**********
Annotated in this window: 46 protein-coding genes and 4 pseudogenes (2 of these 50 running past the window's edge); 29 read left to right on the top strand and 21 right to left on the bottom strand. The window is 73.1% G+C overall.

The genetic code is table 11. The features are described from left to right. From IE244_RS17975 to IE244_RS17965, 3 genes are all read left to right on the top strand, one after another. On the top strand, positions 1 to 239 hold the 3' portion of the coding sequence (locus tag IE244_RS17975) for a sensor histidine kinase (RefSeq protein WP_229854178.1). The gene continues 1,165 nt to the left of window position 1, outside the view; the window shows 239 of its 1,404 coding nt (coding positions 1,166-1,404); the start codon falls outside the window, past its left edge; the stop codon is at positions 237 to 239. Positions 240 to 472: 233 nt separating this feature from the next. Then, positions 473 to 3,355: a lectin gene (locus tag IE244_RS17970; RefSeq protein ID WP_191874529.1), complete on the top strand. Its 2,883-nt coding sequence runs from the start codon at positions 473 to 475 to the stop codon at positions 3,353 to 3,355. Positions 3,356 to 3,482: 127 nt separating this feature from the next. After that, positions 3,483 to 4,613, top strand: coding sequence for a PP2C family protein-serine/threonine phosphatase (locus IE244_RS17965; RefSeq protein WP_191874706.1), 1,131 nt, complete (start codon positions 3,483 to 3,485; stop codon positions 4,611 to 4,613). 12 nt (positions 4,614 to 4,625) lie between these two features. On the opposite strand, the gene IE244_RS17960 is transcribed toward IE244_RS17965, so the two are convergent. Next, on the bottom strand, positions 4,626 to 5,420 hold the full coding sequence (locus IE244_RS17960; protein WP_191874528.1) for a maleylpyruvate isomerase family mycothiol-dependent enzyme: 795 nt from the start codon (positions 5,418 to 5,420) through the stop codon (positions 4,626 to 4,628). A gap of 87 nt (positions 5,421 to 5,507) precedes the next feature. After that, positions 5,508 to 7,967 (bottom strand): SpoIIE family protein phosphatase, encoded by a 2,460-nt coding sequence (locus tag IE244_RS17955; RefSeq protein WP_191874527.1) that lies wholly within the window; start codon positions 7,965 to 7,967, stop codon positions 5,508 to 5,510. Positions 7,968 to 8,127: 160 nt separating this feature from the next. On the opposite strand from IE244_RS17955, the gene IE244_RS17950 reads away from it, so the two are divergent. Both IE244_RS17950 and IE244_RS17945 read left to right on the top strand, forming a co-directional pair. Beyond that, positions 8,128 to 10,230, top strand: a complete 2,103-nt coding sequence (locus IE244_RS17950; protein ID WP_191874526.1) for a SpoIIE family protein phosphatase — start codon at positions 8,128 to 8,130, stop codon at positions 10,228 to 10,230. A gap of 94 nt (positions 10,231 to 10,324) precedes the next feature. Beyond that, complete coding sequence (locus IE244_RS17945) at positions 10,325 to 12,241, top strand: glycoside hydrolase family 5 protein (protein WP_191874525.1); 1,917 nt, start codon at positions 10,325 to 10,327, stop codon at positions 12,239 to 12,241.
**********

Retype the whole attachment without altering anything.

Annotated in this window: 46 protein-coding genes and 4 pseudogenes (2 of these 50 running past the window's edge); 29 read left to right on the top strand and 21 right to left on the bottom strand. The window is 73.1% G+C overall.

The genetic code is table 11. The features are described from left to right. From IE244_RS17975 to IE244_RS17965, 3 genes are all read left to right on the top strand, one after another. On the top strand, positions 1 to 239 hold the 3' portion of the coding sequence (locus tag IE244_RS17975) for a sensor histidine kinase (RefSeq protein WP_229854178.1). The gene continues 1,165 nt to the left of window position 1, outside the view; the window shows 239 of its 1,404 coding nt (coding positions 1,166-1,404); the start codon falls outside the window, past its left edge; the stop codon is at positions 237 to 239. Positions 240 to 472: 233 nt separating this feature from the next. Then, positions 473 to 3,355: a lectin gene (locus tag IE244_RS17970; RefSeq protein ID WP_191874529.1), complete on the top strand. Its 2,883-nt coding sequence runs from the start codon at positions 473 to 475 to the stop codon at positions 3,353 to 3,355. Positions 3,356 to 3,482: 127 nt separating this feature from the next. After that, positions 3,483 to 4,613, top strand: coding sequence for a PP2C family protein-serine/threonine phosphatase (locus IE244_RS17965; RefSeq protein WP_191874706.1), 1,131 nt, complete (start codon positions 3,483 to 3,485; stop codon positions 4,611 to 4,613). 12 nt (positions 4,614 to 4,625) lie between these two features. On the opposite strand, the gene IE244_RS17960 is transcribed toward IE244_RS17965, so the two are convergent. Next, on the bottom strand, positions 4,626 to 5,420 hold the full coding sequence (locus IE244_RS17960; protein WP_191874528.1) for a maleylpyruvate isomerase family mycothiol-dependent enzyme: 795 nt from the start codon (positions 5,418 to 5,420) through the stop codon (positions 4,626 to 4,628). A gap of 87 nt (positions 5,421 to 5,507) precedes the next feature. After that, positions 5,508 to 7,967 (bottom strand): SpoIIE family protein phosphatase, encoded by a 2,460-nt coding sequence (locus tag IE244_RS17955; RefSeq protein WP_191874527.1) that lies wholly within the window; start codon positions 7,965 to 7,967, stop codon positions 5,508 to 5,510. Positions 7,968 to 8,127: 160 nt separating this feature from the next. On the opposite strand from IE244_RS17955, the gene IE244_RS17950 reads away from it, so the two are divergent. Both IE244_RS17950 and IE244_RS17945 read left to right on the top strand, forming a co-directional pair. Beyond that, positions 8,128 to 10,230, top strand: a complete 2,103-nt coding sequence (locus IE244_RS17950; protein ID WP_191874526.1) for a SpoIIE family protein phosphatase — start codon at positions 8,128 to 8,130, stop codon at positions 10,228 to 10,230. A gap of 94 nt (positions 10,231 to 10,324) precedes the next feature. Beyond that, complete coding sequence (locus IE244_RS17945) at positions 10,325 to 12,241, top strand: glycoside hydrolase family 5 protein (protein WP_191874525.1); 1,917 nt, start codon at positions 10,325 to 10,327, stop codon at positions 12,239 to 12,241.